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Next Liberty Loan Must Yield Higher Return to Investors, Is Bankers' View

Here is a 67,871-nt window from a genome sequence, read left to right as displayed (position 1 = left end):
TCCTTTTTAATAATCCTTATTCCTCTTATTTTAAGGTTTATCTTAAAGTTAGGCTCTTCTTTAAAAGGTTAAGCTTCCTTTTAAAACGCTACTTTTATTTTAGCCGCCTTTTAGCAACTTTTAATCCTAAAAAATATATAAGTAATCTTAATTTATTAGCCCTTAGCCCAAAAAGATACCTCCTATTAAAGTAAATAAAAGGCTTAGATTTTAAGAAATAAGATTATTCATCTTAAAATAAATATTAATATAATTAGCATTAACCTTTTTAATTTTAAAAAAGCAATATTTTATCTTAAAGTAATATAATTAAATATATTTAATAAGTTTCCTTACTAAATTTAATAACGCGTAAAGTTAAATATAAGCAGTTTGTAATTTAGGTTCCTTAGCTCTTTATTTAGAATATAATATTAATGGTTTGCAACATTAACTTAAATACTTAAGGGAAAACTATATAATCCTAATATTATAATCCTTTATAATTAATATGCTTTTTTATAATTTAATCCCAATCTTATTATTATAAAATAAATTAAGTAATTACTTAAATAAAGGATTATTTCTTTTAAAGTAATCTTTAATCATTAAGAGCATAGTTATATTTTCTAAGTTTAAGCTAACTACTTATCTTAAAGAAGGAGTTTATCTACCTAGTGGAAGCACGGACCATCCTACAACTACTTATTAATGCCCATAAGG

Majority Believe That With People Facing Heavy Tax Payments, Indus? trial Situation Unsettled by Fuel Crisis, Outstanding Issues Selling Below Par and Way Not Cleared for Small Investors to Take Up Further Burdens, Government Will Either Have to Pay More for Funds or Sell Bonds at Discount to Insure Widest Possible Distribution By William Justus Boies NO QUESTION considered b American financiera sine tile world war began ha been more difficult to answer tha what is the proper interest rate t be named by the government for th next Liberty Loan. The Treasury i confronted by the fact that its 4 pe cent bonds, put out last October, ar selling virtually at a 4% per cen basis; that the forthcoming loai must be much larger than either o the others, since the government i under the necessity of raising fron eight to ten billions by Jun 30 next, and that a decision to ad vanee the interest rate to 4M or 4M per cent would automatically put uj the interest rate on the lirst aiK second Liberty loans, thereby add ing largely to the cost of financinj the war. It is recognized also tha such action would influence all fut ure borrowings for war purposes am cause a readjustment in securit: price?. The situation, therefore, is utterly unprecedented and of interest t< every borrower in the United States since any rise in the interest rate or United States securities has direct bearing upon the cost of similar ac commodation to private corporations and individuals. If the govemmenl has to pay, say, 4 te per cent for z loan offered in March as against 4 per cent for a loan marketed five months before, it means, other things being equal, that the cost of all lend? ing operations has materially in? creased. Bankers Asked For Suggestions The Secretary of the Treasury, be? ing deeply interested in financing the war outlays with 4 per cent loans, if possible, lately let it be known that he would welcome suggestions from bankers of the large reserve centres concerning the best way of handling the next loan. Some very interesting letters have been sent to Mr. McAdoo, the desire of bankers everywhere being to keep the interest rate on government loans as low -s. possible, so as not to further increase the cost of doing business, which would in? evitably follow it* the charge for mercantile accommodation should be raised following an advance in the interest rate on war borrowings. Appreciating the necessity of retain? ing the 4 per cent interest rate, if possible, Secretary McAdoo, in his annual report, says flatly that it may be better for the people to in? crease taxes than to raise the inter? est rate on government loans. He puts it bluntly: If a situation should develop where the government could not sell con? vertible and partly tax-exempt bonds upon a 4 per cent basis, it would, I believe, become necessary to serious? ly consider further revenue legisla? tion. In my judgment, an increase in the rate of interest en such bonds would be extremely unwise and hurt? ful. The higher the rate on govern? ment bonds, the greater the cost to the AmeVican people of carrying on the war and the greater will be the depreciation in all other forms of in? vestment securities. We cannot re? gard without concern, serious de? clines in the general value of fixed investments. It should be the ear? nest endeavor of every one to prevent this, and I earnestly hope that the processes of education and of unsel? fish consideration of the problem from the standpoint of general inter? est will provide the necessary remedy." Much Opposition to |\ Short Term Loan V This means that the third Liberty Loan to be announced soon will carry 4 per cent interest, if it is possible to offer inducements suffi? cient to make investors bid par for a bond carrying that rate. Patriot? ism is always an important factor in the successful sale of war loans, but the two and one-half billions in taxes which the people must pay over to the government by June 15, together with the burden of in? creased living expenses, make it necessary for the average investor to secure as large a return from his securities as it is possible to ob? tain. Various expedients have been suggested to the Treasury for meet? ing the situation, a novel proposal, being for the issuance of a bond carrying an indeterminate rate of interest, so as to protect the mar? ket for other securities. This would lead to confusion, however, and per? haps imperil the success of the great loan. Other bankers believe that the goverment, by issuing a live-year ? loan, could obtain what money it needs at 4 per cent, since there is always a broad market for a high ! grade security having only a few years to run. This method of finan- I cing is opposed, however, by many I a?v being unsuited to the needs of %. - government which could scarcely afford to provide for the require? ments of a short war at a time .vhen high military critics have been arging thoughtful men to reckon on i long drawn out conflict. Rich Men Favor Tax Exempt Bonds Other bankers contend that the government would do well to return to a tax-exempt bond as the secu? rity best adapted to attract invest uent support under such conditions as now prevail. The plea is made :hat with the heavy increase in in? come taxation it would be easy for :he government to sell a few billions 3f tax-exempt bonds carrying a 4 per cent interest rate. An interior banker, known as a nigh authority on investment condi? tions, who has served prominently on Liberty Loan committees, ob? jected to this expedient as imprac? ticable, adding: "You could not place a five billion loan or an eight billion loan this way. Rich men would make large purchases, but their combined support would be in? adequate, in my judgment, to insure the success of a great 4 per cent loan. I think that the government should face conditions as they are and raise its bid for capital to a figure where the inducements would compel investments on a tremen? dous scale. "The fact that the government has the highest credit of any bor? rower in the land is no reason why it should expect to stay on a 4 per cent basis in a 6 per cent money market. The success of the next loan should not be threatened by offering an income return out of conformity with the changed condi? tions which borrowers now face. Would it not be foolish for the gov? ernment to attempt to swing an im? mense 4 per cent loan at par when the old 4s are quoted nearly 4 points below that level? "Patriotism is all right, but the buying power of any community has to be appealed to effectively when an attempt is made to offer about the largest loan that the world has ever seen. I believe that conditions call for a 4 V> per cent issue, in or? der to make the bonds go like hot cakes.' In considering the possibilities o? the next government loan offering, the activities of the proposed War Finance Corporation must be taker into account. This corporation among other things, is empowered to make loans to savings banks upon the security of the bonds held by them. Since the corporation is per? mitted to create and issue notes up to four billion dollars, which shall be available for rediscount by the | Federal Reserve banks, the question is whether the savings banks which 'have recourse to this great source I of supply may not be able to make I larger bond investments because of I this possible assistance. As it is, the savings banks managers have been fearful of tying up too much money in the new war loans. Should trie War Finance Corporation obtain le? gal existence immediately, however, the indications are that the savings banks would be able to fall back upon its facilities to an extent : which would enable them to make | larger purchases of government se ! curities in the future than they have in the past. It is worth noting, also, J that the proposed corporation has i the right to subscribe for and to | deal in government bonds. Views of Bankers Are Conflicting Some of the best known bankers 1 in the United States hold highly conflicting views, however, concern ! ing the best method for the govern? ment to pursue in getting its next great loan lodged with bona fide investors. James B. Forgan, chair? man of the board of the First Na ! tional Bank of Chicago, makes these i pertinent suggestions with reference ! to the next great loan: The first thing to think about with j reference to the third Liberty Loan ! is the absolute necessity of insuring its successful flotation, livery other i consideration must be subordinated to the one idea of marketing the bonds to good advantage. As to the j rate of interest, the current market I price for the former issues must be a prime factor. The government could hardly expect, to float a 4 per cent issue of bonds on exactly the same terms as the last when their market price has fallen to a 4'i or- a i Alii per cent basis. This would1 seem j to indicate that the rate would have ! to be 'l'o per cent, with other condi? tions the same as those of the last issue, except that it might be well to consider whether a five-year bond would not answer the purpose of the government at a time when it is necessary also to think of the effect of the new loan upon the marke" for other securities. 1 think that this possibility is worthy of serious thought. There is also the question of issu? ing an entirely tax-free bond. I think there is no doubt that a 4 per cent tax-free bond would sell quicker than n 4l? per cent bond that was subject to tho surtax. It may be, however, that the same reasons which caused the government to change Its policy in connection with the second Liberty Loan will have to be reck? oned with, and that there ?3 no in? tention of returning to the former policy of issuing tax-ex?mpt sccuri ? tics. William A. Law, president of the \ First National Bank of Philadel | phia and ex-president of the Ameri ? can Bankers' Association, does not want to see the government offer a I 41,? per cent bond. He puts it thus: 1 sincerely trust that the Treasury Department will not decide that the third Liberty Loan shall bear a high? er rate of interest than 4 per cent. Should a A\<? per cent bond be is? sued further disturbances in the se? curity market, would probably result. My preference would be to sec a 4 per cent bond issued at par, and I believe the people of the United States would absorb the issue. I also believe they would buy these bonds more readily if there were fewer technical differences in the various issues, which create discussion, waste time and effort and create misundcr : standing?. Government bonds are | bought from patriotic motives and not I as a matter of investment niceties. If necessary, I would rather see a 4 per cent bond sold at a discount than a 4',3 per cent bond sold at par. It seems most wise for the government to issue short-time certificates of in? debtedness for large amounts in an? ticipation of bond issues, and to make j this year one great issue rather than ! several small ones. j It seems better to continue selling the short-time certificates of in? debtedness through the banks rather than to investors direct, as the banks are vitally interested in seeing tax funds withdrawn during a long period rather than have a great concentra? tion of payments in June. Many banks have already advised their cus? tomers to invest in such certificates. ] We aro constantly buying them for account of the large taxpayers among our clients, in addition to buying them for ourselves. Opposes Selling Bonds at Discount John G. Lonsdale, president o: the National Bank of Commerce, it St. Louis, opposed any increase ii the interest rate: L I do not favor advancing the in? terest rate for the third Liberty t Loan to 41? per cent. I am aware that some concession must be made in order to enable these bonds to bo sold, but I believe this should be in the nature of tax exemption or that the securities should run only two to five years. I believe that steps can be taken that will prevent any marked decline in the market price of 4 per cent bonds after the campaign is over. I am in favor of selling short-time | securities direct to investors as well i as to banks. It is becoming more and I more difficult for private and cor? porate enterprises to sell their se? curities; in fact, the market foi ? long-time issues is practically closed Five-Y THE task of distributing the third Liberty Loan pre? sents extraordinary prob? lems which must, and of course will, be overcome. The first and second loans, involving long-term financing, and especially the sec? ond Liberty Loan, have not been digested; that is, the distribu? tion into the hands of invest? ors who hold by choice has not gone so far but that there is constant pressure of these bonds upon the market. The result is low,prices, which will act as a damper upon the enthusiasm of the general public in the purchase of any new issues. So long as these prices remain at their present low levels, the pinch of the loss, even though it be a book loss, will retard buying. Purchasers on the instal? ment plan are still in process of making their payments, and the way has not yet been cleared for the taking up of further burdens by these smaller purchasers, espe? cially with the cost of living con? stantly increasing. That portion of the population of the United States who must take the great bulk of a new government issue will, during the next few weeks, be making up their income tax re? turns, and will be faced with the necessity of setting aside a large amount of cash for payment of in? come and war excess profits taxes. Many will ask themselves if their enthusiasm in the purchase of Liberty bonds heretofore has not been overstimulated, and many who have purchased freely, and have, at the same time, spent free? ly, will be perplexed as to where the money is coming from to pay the tax upon their 1917 incomes. The heatless days, the shutting down of factories weekly, and the loss in wages adds to the prevail? ing depression. That the banks of the country must bear an increasing burden in government financing is obvious. That burden is to be represented in the bonds purchased for their own ar Loan the By C. E. Mitchell President National City Company account and in the loans made to customers secured by government obligations. This burden must be carried by banks in face of u full appreciation of the fact that they must continue to remain liquid. Banks must, however, look forward to the day when the burden shall be lightened. Is not, then, the problem partly solved if the securities to be issued by the government be of such short term in the present instance so that the banks may look forward to a time within a brief period of, say, five years, when they not only may, but must be, relieved of the burdens now to be assumed? Any depreciation in the price of short-term securities increases the interest yield with- such rapidity that it is inconceivable that five year bonds could go to any sub? stantial discount. A drop of one point in a five-year security in? creases the interest yield nearly one-quarter of .1 per cent, and two points nearly one-half of 1 per cent. This rapid increase of yield, a rapidity which is entirely due to the short term, will be the most potent factor in maintenance of prices that can possibly be found. Until such time as distribution of out? standing securities becomes so com? plete that digestion can be said to have taken place it is of the utmost importance that prices be held at levels which will not frighten the investing public. A five-year obligation does not, apparently, react to the benefit of holders of Liberty Loan 4s, but; in? asmuch as special legislation must in any event be necessary for short term securities, it would seem to be a simple matter to provide a special privilege to hold? ers of Liberty Loan Is to convert their present holdings directly into the short term issue. Such a privi? lege would forthwith advance the price of Liberty Loan 1 per cent bonds to parity or close thereto, and would improve the feelincr among present holders so that they olution would be more favorably inclined to the strong appeals which must be made for their further subscrip? tions. The question of rate is, of course, a vital one. Four per cent obviously does not attract invest? ment money to-day. The very fact that Liberty Loan 4s are selling on approximately a 4^4 per cent basis is conclusive evidence, not only that a 4 per cent rate does not attract, but that a 4 ],4 per cent rate does not attract. It would seem clear, then, in consideration of the volume of financing which must be done, that the rate must be made attractive, and the evi? dence is that that rate should be a 4Jj per cent rate. From these reasons the conclu? sion may be drawn that a five-year 4 Vs per cent bond would appeal to the public, and not only would be assured of success in its flota? tion, but would react upon existing Liberty loans so that sentiment relative to them would be improved to the point where less liquidation and a better market would unques? tionably occur. The suggestion has been made that a short term issue of this char? acter be made convertible at matu? rity into a long term 4 per cent issue. My own feeling is that after the close of the war and with finances approaching a more nor? mal condition the government will be able to refund any outstanding short term issues in large volume at at least a 4 per cent interest rate and possibly at a lower rate. If, however, the convertible feat? ure will popularize the issue it would seem desirable. The next issue of government bonds must be made a tremendous? success, and the degree of success to be attained depends in large measure upon the satisfactory solution of the problems of detail which are now under such constant consideration by the bankers of the country. to everything but government bonds. Funds for commercial purposes aro available from banks for oil "essen? tial" business because banks are conserving their resources for such financing. David R. Forgah, president of the National City Bank of Chicago, thinks that the government has a sufficient problem to solve in deter? mining a proper rate for the forth? coming loan. He says: I think the terms of the next Lib? erty Loan offer one of the hardest problems ever put up to financiers. The influences are so far-reaching that it is very difficult to decide just what is best. I do not favor ad? vancing the rate of interest to 4M? per cent, but would rather see it 4'4. I think that rate would be less detri? mental to general investments, and the bond at that rate would continue to sell at about par. I do not think the government should attempt to finance war out? lays through the sale of Treasury certificates running for a short period. I think such transactions should be confined to anticipation of the issue of Liberty Loan bonds as they are at present. I do not favor selling such short-timo securities direct to the investors when banks can take care of them. James A. Latta, vice-president of the Northwestern National Bank of Minneapolis, thinks that a slight ad? vance in interest rate may be neces sary in order to insure large over? subscriptions to a new loan: It would seem to mo that it would bo better to make a slight ; dvance in the Liberty Loan rate rather than to sell a 4 per cent bond at a dis? count. The prime essential is to have the issue liberally oversub? scribed. Other considerations would seem to mc to be of minor impor? tance compared to this. It would seem to me that the sale of Treasury certificates of indebted? ness should only be used as a lirai resort when bond issues cannot be sold on the right basis. I, of course, am not alluding to temporary cer? tificates taken by banks in anticipa? tion of bond sales. Short-time securities of the govern? ment only temporize with the situa? tion and when used should be taken by banks and financial institutions pending long-time financing to be taken by the public. So far as the Northwest is concerned, wc are in excellent shape. While money is in good demand there will be no diffi? culty in the centres taking proper care of all calls for legitimate pur? poses. E. L. Robinson, vice-president of the Eutaw Savings Bank of Balti? more, a banker high in the councils of the Savings Bank Section of the American Bankers' Association, thus summarizes the situation : Having floated the two previous loans at par and having agreed with the subscribers of both loans to ex? change their bonds for any later is? sues bearing a higher face rate in? terest, the government would commit an act of bad faith should it now is? sue a 4 per cent bond under par. A sale of its obligations at a discount would immediately discredit the bor? rowing capacity of the government and by the masses of the people | would be regarded as an evidence of I the weakening of their country's I credit. It should be the aim of our ] government to keep its investors i happy and satisfied, and such an act would alienate the good will of many small purchasers of past issues, i Either course would result in a read | justment of stock and bond values to ! some degree, although it is a question whether present prices have not al? ready in large measure discounted this readjustment. As an alternative < why not consider a tax free 4 per cent ; bond? Outstanding issues should, of ' course, receive exchange privilege. One sagiicious banker has said to me that, in his judgment, the entire war ! can be financed at 4 per cent if in? vestors receive assurance of perma? nent, tax exemption. I believe that the past high press? ure methods of floating Liberty ; Loan bonds, if persisted in, will keep 1 the whole financial fabric constantly agitated. But I am not prepared to say that the financing of war needs through frequent sales of Treasury certificates of indebtedness running a short period would have a tendency to give any greater market stability; in either event bank funds must be tied up in a very large measure. Charles A. Hinsch, president of the American Bankers' Association The Menace of 'Coolie Labor Proposal to Import Workers From Japan and China Fraught With Danger, Says Observer in Far East By Herbert Fitch Nara, Japan. THE QUESTION whether it is expedient to introduce Chi? nese or Japaneso labor in ! vast numbers into "white" countries. | "for the period of the war only," | seems now to be in vogue in many j parts of the world. In Australia no I agitation in favor of such a proceed? ing is likely to make great headway, for in that country they have long I since decided flatly that they will have nothing but a "white Aus? tralia," whether they ever succeed in getting a large population or not. There has been, it is true, some little talk of opening up the "Northern Territory," a tremendous undevel? oped tract, to Orientals, at the same time preventing them from crossing into the older and more settled por? tions. At present they are admitted to Australia only upon payment o? an almost prohibitive head tax. Yet many Canton Chinese have paid this I tax, have come in, and have captur?e most of the small produce busines; around Sydney, driving out whit< competitors. The chief arguments against ad mitting other than Western Euro I peans and Americans seems to h j that, once in, they will breed alarm i ingly, even to a greater degree thai ' has been experienced in countrie that have admitted southern am eastern Europeans in hordes. Ther ; is the additional grave danger o ! promiscuous miscegenation. Aus tralians, who have stubbornly main tained a slowly growing countr principally of British stock, ma perhaps be prone to magnify th dangers that might result from mi> ing of the various races. Thei again, perhaps they are entirel right. Rapid growth is not everj thing. There is a tree in Hawa I that takes root wherever the liml touch the ground?and they are a ways touching?but this tree is m j to be'eompared to the oak! To understand such a serioi ? question one must devote consider; ? ble study and thought to the ecoi ! cmic situation in the Far Eas rather than accept trustingly tl opinions of those who speak as "a rhorities." Japan Already Is Overcrowded The Chinese have a big countr even now quite sufficient in arab I lands to support the increasing po ! elation, if economic conditions the were not entirely chaotic. As it the Chinese have to struggle inc? santly. Occasional partial cr failures cause widespread sufferi and starvation. But in Japan the situation ? even more serious. I wish it mig ! be impressed upon the reader's mi ; how serious it is. Japan is airea overcrowded, and yet has each yc | an added population of around 75 1000 to take care of. These ? | poured out upon a limited ara area. Years ago, when England came somewhat overcrowded, trepid Englishmen spread over 1 earth, and founded colonies eve where. Other European nati< have done the same. What is Jai to do? Why, it is one of the m ' serious problems, next to the ?gr I war, that exist to-day; and yet \ \ pie will go on prattling as to w ? the Japanese ought or ought not ! do, never thinking that "neces? itas no law"?particularly in a co try where even the meaning of r suicide is unknown. The Japar are inevitably crowding; crowd each other, this way and that, like a theatre mob. Their lands, through intensive cultivation, have been made to yield their, utmost. The Japanese must overflow somewhere. Workers Do Not Fare So Badly In Japan there arc no really inde? pendent workers. The relations be? tween employer and employe do not greatly differ from those that exist ed in Europe and America in earliel days. The oijabun, or "parent party," is both employer and pro? tector; the kobun, or "child party," iii the employe and protege. The mutual feelings, I should think, might be like that of foster father and son. As a rule, the kobun does not fare badly. He is usually not overworked, and docs not need to ; hurry, for no one hurries in Japan. j The kobun is not, however, a poor ! "bound boy," like* the type vividly portrayed in English language nov eis of the nineteenth century. The relation is perhaps more in the na? ture of patron and satellite. I have often observed the woidcers hi the almost countless shops of great manufacturing cities like Osaka, Nagoya, Tokio and Kioto ; While my modern ideas of the essen? tial "equality" and dignity of "hand ? labor" can never permit me to look ; with equanimity upon any system j that does not grant equal opportu | nities to all to expand and improve | in this highly commercialized yel ? "democratic" world, still I believe the position of the kobun is rathei better in many ways than that oj many industrial workers in coun? tries where are presented greatei contrasts between the glowing sue cess of a few, and the glaring "un success" of others. To illustrate, ir Osaka (the "Pittsburgh of Japan,' as some extravagant person has mis called it) I walked miles upon miles day after day, through labrintb? o streets, and I could find nowheri such evidences of utter degradatio? and hopelessness as I have seen witl my own eyes in many smug commer cial cities throughout the whit world. I am not an "expert investi gator," so I walked daily, instead o being personally conducted in j motor by a government official an I "shown" everything, according to . i carefully outlined itinerary. S I there is something to be said i i favor of the oyabun and kobun sys tern that continues to exist almos i the same as in feudal days befor j Japan accepted the standard's c j Western civilization. j Disgraceful Episode 'Teaches Lesson One who cares to study the histor i of importation of Oriental labor i ' other countries does not have to <_> ! far. The defeat of the conservi [ tive party in England in 190G r> j iulted, to a great degree, throug j the strong feeling aroused amor | the more humanitarian and less con | mercial English people against t! results of the exploitation of Ch ! nese contract laborers in the Rar mines, South Africa. Sixty tho' sand coolies were herded in cor pounds without their women fol Conditions became intolerable. Ev< the reports of the consul on th question wore suppressed, b enough became known to conden the scheme for all time. Yet th question will always be rais? adroitly whenever imagined or re exigencies lead to a cry for "ehe, labor." Huma? nature has n changed very much?cither on th?? part of employers hungry for labor or on the part of really hungry laborers, who are sometimes led by glowing offers to sign themselves away. Of course, if the very exist? ence of any nation is pivoted upon the question of bringing indentured men in hordes to its chores, then by all means let the nation itself bring them in forthwith; but in the neme of "liberty and love of country" let no individual gain one cent thereby. The ?South African disgrace stands as a record for all time to make all men think whether they care to as? sume the dreadful responsibility that accompanies wholesale importation of men without families. I say that laborers of any race?herded and ci riven into strange lands, without the humanizing influences of their families to hold them in check?em? phatically do not, and cannot, mrtRe for ultimate human progression in the long run, whatever may be saic in extenuation on the grounds of "necessity." Too many deedb, I think, have been done through "ne? cessity." The Australians have doubtless pictured in their minds the revolting South African story, and will hav< lone of it in their isolated but for t?nate country. There is, I am aware, no point oi '?omparison between the Chinese oi ?ap??ese coolie, or unskilled laborer tnd the skilled workman. The con lition of the coolie is almost hope ess. But take sixty thousand o: ?ither kind from their beloved soil way from the influences of filia oiety, herd them in steerage quarters transport them to the uttermost end: of the earth, crowd them into com oounds or "quarters" under nativ oosses?arrogant in their petty au 'hority?all these under Caucasiai head masters who are just ignoran enough to consider the "yaller man, the "Chink" and the "Jap" as les than human?and such a situatio: will develop as will not be to th lasting credit of the promoters. Japanese Is a Family Man The Japanese is essentially a fan ily man. His average qualities art it appears to me, equal to those c any race living under like enviroi ment. Wherever he has been gran ed freedom to expand?as he ht under American influence in Hawai vith his beloved family growm around him every day?he has b '.omc an economic factor such as tl ?vorld must reckon with. To-day, ; Hawaii, there are estimated to 1 more than 100,000 Japanese, out < n total population of 250,000. ] 1.SG0 there were 67,000 Hawaiiai and only 2,786 foreigners of r ?aces. Out of a total in 1917 ? t6,695 plantation laborers 25,4' were Japanese, and there were but handful of Americans?only 73 The latter cannot compete. The 'wants" are double. Japanese birt n 1917 were 4,112; deaths on 1,246. American births were 28b ai ?leaths 141. The Japanese thrive, and if o .'orgets prejudice for a moment ?nay think that, after all, they ha a right to prosper, for they are qui as industrious, as frugal and Uudious ar; were the more neai white races when they had lit wealth and when men and worn worked like horses. Less efficie competitors have, it is true, dep ciated the "Japs," but the jealc criticism has not hindered their ? pansion in the least wherever th and the Fifth-Third National Bank of Cincinnati, says: If the government authorizes a ^t. able bond, I think the rate wonM necessarily be 4V? per cent, but T will prefer to 8ec a 4 per cent non. taxable bond issued. This won'd necessitate additional legislation jn order that the present 4 per cent tax? able bonds would be made non-tax? able. The issuance of a new 4 r,er cent non-taxable bond would not af. feet the prices of other securities as much as the issuance of a 41? per cent taxable bond. Clyde H. Folsom, government bend expert, believes that a higher inter? est rate than 4 per cent is called for My feeling has been for some time that it will be necessary to make the next issue a 4'/?? per cent boni unless it should be finally deci<hd to make the bonds tax-exempt, whijfc is not generally favored. While a 4 per cent taxable bond might be forced on the market, the country as a whole would not willingly par? ticipate in a loan of that character. It has been suggested that it seemed necessary to name a 4'-3 per contrate, the time to be limited to five years.' which might seem best., as the prior issues would not be convertible into an issue of this character. If I were to decide the matter, I believe I would issue a IV4 per cent, five-year taxable bond, as without' doubt conditions following the war would make it possible to- con? veniently redeem the loan within five years. have had the opportunity to build a fireside and a family. Picture these Eastern men, emptied into the mciting pots of strange lands and segi-egaied from the? ?.?herished home tics and all that they hold dear. What is going to happen? The opportunist can tell one, for his glib tongue works loosely for his purse, all the time. But no one else can. Hawaii has been a paradise for the Japanese. It is not difficult tc imagine what the racial composition of these fair islands will be within less than ten years. Plantation di? rectors want the Japanese, ar.d they are right, from their point of vi?>w, which is probably the old one that "labor is nothing but a comn-odHy." The Japanese arc so prolific that they have as yet had no time io con? sider the more advance theories of the dignity and the right:; of iabot, When a man is certain each .war to have one or two mere moalhs to feed he is not apt to consider deeply an; thing but the means to that end. Labor strikes in Japan have been rather a surprise, ind sometimes a joke. The government dees rot tol? erate any proceedings that look 'ike what it is pleased to consider social? ism. Even "dangerous '?noughts" have recently come under the ban, although it has not been revealed whether the X-ray or the third de? gree was employed to uncover them. Strong Japanese '?a'nor unions nay accomplish something some day, but it is sure to be a long struggle. Harsh Measures Not Effective Industrial employers who favof admission of hordes o: Orienta' workmen into Western countries are taking, I believe, a serious responsi? bility, and will do we'd to consider gravely the possible ultimate effect, rather than the immediate advan? tages to be derived. If the Japans? are brought into any white country they will be efficient in a much slower way than the "boss" has been used to. Even harsh measures will not serve to speed them up. They would suffer extreme torture rather than be driven. If their families do not come with them?and so fat I have not heard that any one has proposed transplanting an entire Oriental city in any country of tho West?who will be so daring as to assert that wholesa c miscegenation will not result?no matter how many laws are made, or how much vigi? lance may be exercised? Let those I who think they know most about this subject come forward and sp^ak ! plainly to the public, but it would be I a pity and a disgrace should argu? ments be based upon personal inter* est and temporary '.-xpediency. Thit ? great question ?s not one of passing moment, but is fraught with p?3? &nd danger to future generations One who has spent enough time or | study in Hawaii to realize these I charming islands are now fairly On* , ental in population, througr the j working of the simplest laws of na** | ure, will ?not, I think, have much to : say in favor of that convenient ! solecism of the melting pot. Hawaii'sj ! mixing cauldron seethes overtime*? ; there are no intervals of quiescence. j The student of ethnology has a fer* j tile field for observation ar??speca jlation. Ti^re ir, every gradation of C0*0r* *A Industrial Hawaii has d?^f? largely along the lines o? "the easiest way." In no territor- "r c0" ony has commercial success been more rapid or more solid. Buttnow, to-day, ?f one could b**" the wizard's power to fourni an idea* ?civilization in these Hawaiian WP jef plenty and ease, wou'd he. * ! open-eyed, self-centred dt'iberat? I care to duplicata the racial heten-'g* ! neity that now exists? . One might xsl: any Am?*?" whose home is ?n Hawaii, and P*1 der a long time over his answer. ? (Copi/rtj/hf, 191?, by Tito Tribune ?M**"1"